“Winners” vs. “Losers”

One of the more destructive myths that rule our thinking and behavior here in America, and much of the world, is the idea of “Winners” and “Losers”. Winners, the myth goes, are rugged, brave, determined and unconquerable, they have the character to fight on and win no matter what the odds are against them. Losers are weak, lack any will at all, are lazy, greedy and terrified of hard work and competition. There is no other possibility for human experience, in a free society you have to fight and you either win or you’re a fucking loser. Which means that the vast majority of human beings are, clearly, losers.

How is winning defined? Having so much money you can tell anyone you like to go fuck themselves. Losing? Not having enough money to survive, let alone tell people to fuck off. A loser angrily telling people to fuck off is seen as pathetic (and, in bad cases, worthy of jail time), a winner doing it is just, well, availing herself of part of the privilege of victory.

Why this myth is so destructive is pretty easy to grasp. For one thing, much of “winning” and “losing” is out of our individual hands. The accident of our birth, into wealth or poverty, is probably the single biggest determinant of whether we will win or lose at the American game of life. Most American children born in poverty, to parents who were born in poverty, will grow up to be poor, their children doomed to a similar fate. These people are all, according to the myth, incorrigible losers. It is hard for a child born to great inherited wealth, even the greatest fuck up, given every advantage throughout his life, to blow through an entire family fortune. For one thing, that’s what trusts are for, to protect inter-generational wealth from the stupidity of one heedlessly greedy heir.

Take all the things that flow from being born poor or being born rich: education, physical safety, health care, optimism about life, the ability to buy things, opportunity, life expectancy. The poor who are lucky get one shot, at most, to emerge from their life-shortening predicament. The rich typically get many chances to redeem themselves, even after massive fuck ups that would mark most others as irredeemable losers.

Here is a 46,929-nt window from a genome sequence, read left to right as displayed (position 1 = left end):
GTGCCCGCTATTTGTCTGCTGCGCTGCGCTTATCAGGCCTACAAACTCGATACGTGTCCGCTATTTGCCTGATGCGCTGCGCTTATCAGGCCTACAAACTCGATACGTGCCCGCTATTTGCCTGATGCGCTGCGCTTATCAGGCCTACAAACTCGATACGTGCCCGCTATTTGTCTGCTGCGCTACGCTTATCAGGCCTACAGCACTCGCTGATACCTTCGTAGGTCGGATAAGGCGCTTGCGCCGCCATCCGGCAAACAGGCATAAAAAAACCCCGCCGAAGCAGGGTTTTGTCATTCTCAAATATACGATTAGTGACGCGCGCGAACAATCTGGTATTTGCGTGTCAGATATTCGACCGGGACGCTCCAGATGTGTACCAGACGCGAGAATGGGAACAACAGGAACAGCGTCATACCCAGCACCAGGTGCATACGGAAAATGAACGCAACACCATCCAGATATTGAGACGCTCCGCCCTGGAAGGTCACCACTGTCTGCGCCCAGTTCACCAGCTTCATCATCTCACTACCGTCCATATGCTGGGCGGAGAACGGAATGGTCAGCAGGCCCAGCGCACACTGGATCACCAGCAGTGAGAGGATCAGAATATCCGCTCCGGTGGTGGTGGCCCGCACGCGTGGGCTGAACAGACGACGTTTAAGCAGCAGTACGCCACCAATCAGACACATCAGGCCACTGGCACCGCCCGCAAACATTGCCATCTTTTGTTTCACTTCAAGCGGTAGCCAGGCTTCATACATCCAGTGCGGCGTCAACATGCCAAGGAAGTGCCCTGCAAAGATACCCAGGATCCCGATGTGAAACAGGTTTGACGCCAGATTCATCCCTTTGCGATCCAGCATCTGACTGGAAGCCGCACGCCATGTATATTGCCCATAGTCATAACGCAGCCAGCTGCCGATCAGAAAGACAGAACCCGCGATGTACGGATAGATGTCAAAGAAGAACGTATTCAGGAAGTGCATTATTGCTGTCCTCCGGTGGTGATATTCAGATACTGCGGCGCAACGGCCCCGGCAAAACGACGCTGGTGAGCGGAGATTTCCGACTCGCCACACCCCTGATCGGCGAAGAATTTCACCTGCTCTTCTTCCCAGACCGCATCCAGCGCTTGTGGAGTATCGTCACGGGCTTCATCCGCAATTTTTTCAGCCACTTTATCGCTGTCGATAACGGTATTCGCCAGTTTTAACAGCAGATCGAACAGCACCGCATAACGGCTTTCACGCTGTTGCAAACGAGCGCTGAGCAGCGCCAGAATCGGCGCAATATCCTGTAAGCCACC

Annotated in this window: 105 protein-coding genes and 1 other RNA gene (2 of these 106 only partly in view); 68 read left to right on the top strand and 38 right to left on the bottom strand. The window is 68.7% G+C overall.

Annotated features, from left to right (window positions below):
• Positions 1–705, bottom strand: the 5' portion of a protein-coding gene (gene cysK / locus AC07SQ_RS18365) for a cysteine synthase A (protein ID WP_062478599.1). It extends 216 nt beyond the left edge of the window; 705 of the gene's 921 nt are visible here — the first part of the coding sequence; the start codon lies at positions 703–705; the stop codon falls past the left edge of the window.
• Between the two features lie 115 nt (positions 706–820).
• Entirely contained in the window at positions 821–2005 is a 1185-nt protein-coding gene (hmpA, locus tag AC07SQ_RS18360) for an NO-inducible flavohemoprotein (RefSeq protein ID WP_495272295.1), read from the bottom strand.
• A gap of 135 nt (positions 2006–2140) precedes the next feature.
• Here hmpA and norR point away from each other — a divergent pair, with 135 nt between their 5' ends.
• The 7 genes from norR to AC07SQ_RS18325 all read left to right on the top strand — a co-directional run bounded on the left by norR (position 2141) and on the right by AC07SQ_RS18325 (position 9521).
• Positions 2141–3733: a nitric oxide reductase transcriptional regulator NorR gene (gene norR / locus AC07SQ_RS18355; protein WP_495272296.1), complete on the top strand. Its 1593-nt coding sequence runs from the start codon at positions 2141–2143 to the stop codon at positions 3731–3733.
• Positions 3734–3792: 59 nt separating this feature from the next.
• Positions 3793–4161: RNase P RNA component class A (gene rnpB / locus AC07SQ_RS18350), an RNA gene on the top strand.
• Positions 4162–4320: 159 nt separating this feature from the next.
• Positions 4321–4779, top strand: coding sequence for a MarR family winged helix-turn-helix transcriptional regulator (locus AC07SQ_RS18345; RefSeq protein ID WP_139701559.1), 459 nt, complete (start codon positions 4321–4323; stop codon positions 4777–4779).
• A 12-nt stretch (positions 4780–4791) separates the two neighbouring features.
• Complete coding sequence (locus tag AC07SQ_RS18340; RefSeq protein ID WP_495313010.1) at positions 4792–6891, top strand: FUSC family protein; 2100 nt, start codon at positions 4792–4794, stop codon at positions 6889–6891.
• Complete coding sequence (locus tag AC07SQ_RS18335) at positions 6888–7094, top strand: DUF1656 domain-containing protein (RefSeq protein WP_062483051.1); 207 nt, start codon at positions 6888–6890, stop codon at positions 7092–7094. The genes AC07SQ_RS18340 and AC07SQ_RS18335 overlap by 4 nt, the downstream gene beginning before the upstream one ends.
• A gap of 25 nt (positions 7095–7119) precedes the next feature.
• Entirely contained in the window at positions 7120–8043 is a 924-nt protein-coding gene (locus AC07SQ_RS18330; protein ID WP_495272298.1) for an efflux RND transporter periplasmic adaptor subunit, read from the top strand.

Think of the several self-inflicted bankruptcies of the Orange Polyp, not to mention the criminal schemes and frauds the creature is currently under investigation for committing, the many he’s done openly and paid no price for. A prep school boy who rapes a girl will often get a discreet second chance, his life shouldn’t be destroyed by one youthful mistake, the custodians of wealthy boys agree. A public school boy who gets in a fight in the cafeteria is a menace to society who will have the rest of his life set in stone almost immediately.

I think of this pernicious myth of Winners and Losers whenever I see the face of Swanson TV dinner heir Tucker Carlson, screwed into various expressions of contempt and disbelief. Carlson is undoubtedly what many Americans think of as a winner, he’s rich, influential, has a great job, is a celebrity, gets to opine at great length and influence millions of angry citizen viewers. His employer forced him to take the vaccine, and booster, and he goes on the air urging the 20% of American never-vaxxers that they are 100% right to resist tyranny, this rapey coercion by the Deep State. Every one of that 20% (who have a 20X higher chance of death from the disease than. fully vaccinated Americans) watch Carlson’s act regularly, getting comfort from the supremely confident confirmation of their feelings that this great winner gives them nightly.

Winners are easy to list. Forbes publishes a big list of them every year. Time Magazine gave one Man of the Year for 2021, a year when Capitol Police officer Eugene Goodman saved Mitt Romney’s life during a riot and single-handedly prevented a possible massacre on the floor of the Senate. Losers, on the other hand, tend to be anonymous.

My father, who died without an obituary in the paper, died tormented by the fact that even after escaping dire poverty, and raising his children in a middle class home on a tree-lined street (about a mile, and across the tracks, from where little Trumpie grew up), he still felt like a loser. His emergence from poverty was a triumph few today have any hope of experiencing. He knew that he had emerged from poverty as a result of generous veteran’s programs that allowed him to go to college tuition free and get a low rate mortgage when he was finally able to buy a home. The sale of this house, forty years later, was the bulk of the wealth he was able to pass on to his children. He was among a large number of World War Two veterans who made this transition from lower to middle class, thanks to government programs (programs that did not apply to Black veterans). He knew Black veterans had been fucked out of the chance he had, and that bothered him too, very much so, at one point.

I know it won’t happen any time soon, but think of how much better this threatened world would be if all of us losers got together, across all artificial boundaries, and set out to get rid of the dangerous myth that supremely greedy, hyper-competitive psychopaths are the winners the rest of us need to revere. For one thing, look at how happy all these grim-faced, constantly brawling winners seem to be…

This entry was posted in musing.

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